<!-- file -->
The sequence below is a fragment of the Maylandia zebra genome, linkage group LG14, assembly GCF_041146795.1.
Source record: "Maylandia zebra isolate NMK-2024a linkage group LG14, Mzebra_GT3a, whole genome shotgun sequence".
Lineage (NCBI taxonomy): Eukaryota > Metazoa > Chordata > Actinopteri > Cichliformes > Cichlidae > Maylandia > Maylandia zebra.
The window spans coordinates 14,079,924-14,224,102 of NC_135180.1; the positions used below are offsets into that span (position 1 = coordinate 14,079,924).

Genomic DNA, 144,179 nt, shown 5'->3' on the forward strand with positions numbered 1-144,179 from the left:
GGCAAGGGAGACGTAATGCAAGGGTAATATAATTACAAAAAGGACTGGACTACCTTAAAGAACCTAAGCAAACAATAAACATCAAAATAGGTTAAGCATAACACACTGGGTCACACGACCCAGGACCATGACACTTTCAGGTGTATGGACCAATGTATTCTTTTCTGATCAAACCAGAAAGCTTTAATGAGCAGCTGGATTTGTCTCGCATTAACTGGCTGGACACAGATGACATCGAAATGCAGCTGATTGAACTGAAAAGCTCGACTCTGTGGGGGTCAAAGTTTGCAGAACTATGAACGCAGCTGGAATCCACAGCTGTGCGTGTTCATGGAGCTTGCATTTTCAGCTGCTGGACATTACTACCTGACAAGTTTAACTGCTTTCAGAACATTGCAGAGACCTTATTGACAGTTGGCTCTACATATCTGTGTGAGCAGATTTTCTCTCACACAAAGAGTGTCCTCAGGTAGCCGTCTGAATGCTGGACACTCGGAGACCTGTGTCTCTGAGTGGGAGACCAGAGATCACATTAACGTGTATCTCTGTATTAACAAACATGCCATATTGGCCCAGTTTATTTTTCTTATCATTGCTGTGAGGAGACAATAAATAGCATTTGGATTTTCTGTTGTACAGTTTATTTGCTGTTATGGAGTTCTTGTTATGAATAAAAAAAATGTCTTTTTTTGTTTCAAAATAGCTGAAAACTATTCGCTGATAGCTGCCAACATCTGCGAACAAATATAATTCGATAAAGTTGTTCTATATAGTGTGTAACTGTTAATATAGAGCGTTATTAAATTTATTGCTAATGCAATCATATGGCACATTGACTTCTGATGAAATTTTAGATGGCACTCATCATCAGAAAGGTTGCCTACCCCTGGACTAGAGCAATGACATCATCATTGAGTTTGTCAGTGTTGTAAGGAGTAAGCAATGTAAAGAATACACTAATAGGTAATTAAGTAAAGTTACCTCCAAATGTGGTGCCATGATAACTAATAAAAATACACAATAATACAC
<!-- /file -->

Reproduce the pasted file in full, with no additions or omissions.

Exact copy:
The sequence below is a fragment of the Maylandia zebra genome, linkage group LG14, assembly GCF_041146795.1.
Source record: "Maylandia zebra isolate NMK-2024a linkage group LG14, Mzebra_GT3a, whole genome shotgun sequence".
Lineage (NCBI taxonomy): Eukaryota > Metazoa > Chordata > Actinopteri > Cichliformes > Cichlidae > Maylandia > Maylandia zebra.
The window spans coordinates 14,079,924-14,224,102 of NC_135180.1; the positions used below are offsets into that span (position 1 = coordinate 14,079,924).

Genomic DNA, 144,179 nt, shown 5'->3' on the forward strand with positions numbered 1-144,179 from the left:
GGCAAGGGAGACGTAATGCAAGGGTAATATAATTACAAAAAGGACTGGACTACCTTAAAGAACCTAAGCAAACAATAAACATCAAAATAGGTTAAGCATAACACACTGGGTCACACGACCCAGGACCATGACACTTTCAGGTGTATGGACCAATGTATTCTTTTCTGATCAAACCAGAAAGCTTTAATGAGCAGCTGGATTTGTCTCGCATTAACTGGCTGGACACAGATGACATCGAAATGCAGCTGATTGAACTGAAAAGCTCGACTCTGTGGGGGTCAAAGTTTGCAGAACTATGAACGCAGCTGGAATCCACAGCTGTGCGTGTTCATGGAGCTTGCATTTTCAGCTGCTGGACATTACTACCTGACAAGTTTAACTGCTTTCAGAACATTGCAGAGACCTTATTGACAGTTGGCTCTACATATCTGTGTGAGCAGATTTTCTCTCACACAAAGAGTGTCCTCAGGTAGCCGTCTGAATGCTGGACACTCGGAGACCTGTGTCTCTGAGTGGGAGACCAGAGATCACATTAACGTGTATCTCTGTATTAACAAACATGCCATATTGGCCCAGTTTATTTTTCTTATCATTGCTGTGAGGAGACAATAAATAGCATTTGGATTTTCTGTTGTACAGTTTATTTGCTGTTATGGAGTTCTTGTTATGAATAAAAAAAATGTCTTTTTTTGTTTCAAAATAGCTGAAAACTATTCGCTGATAGCTGCCAACATCTGCGAACAAATATAATTCGATAAAGTTGTTCTATATAGTGTGTAACTGTTAATATAGAGCGTTATTAAATTTATTGCTAATGCAATCATATGGCACATTGACTTCTGATGAAATTTTAGATGGCACTCATCATCAGAAAGGTTGCCTACCCCTGGACTAGAGCAATGACATCATCATTGAGTTTGTCAGTGTTGTAAGGAGTAAGCAATGTAAAGAATACACTAATAGGTAATTAAGTAAAGTTACCTCCAAATGTGGTGCCATGATAACTAATAAAAATACACAATAATACAC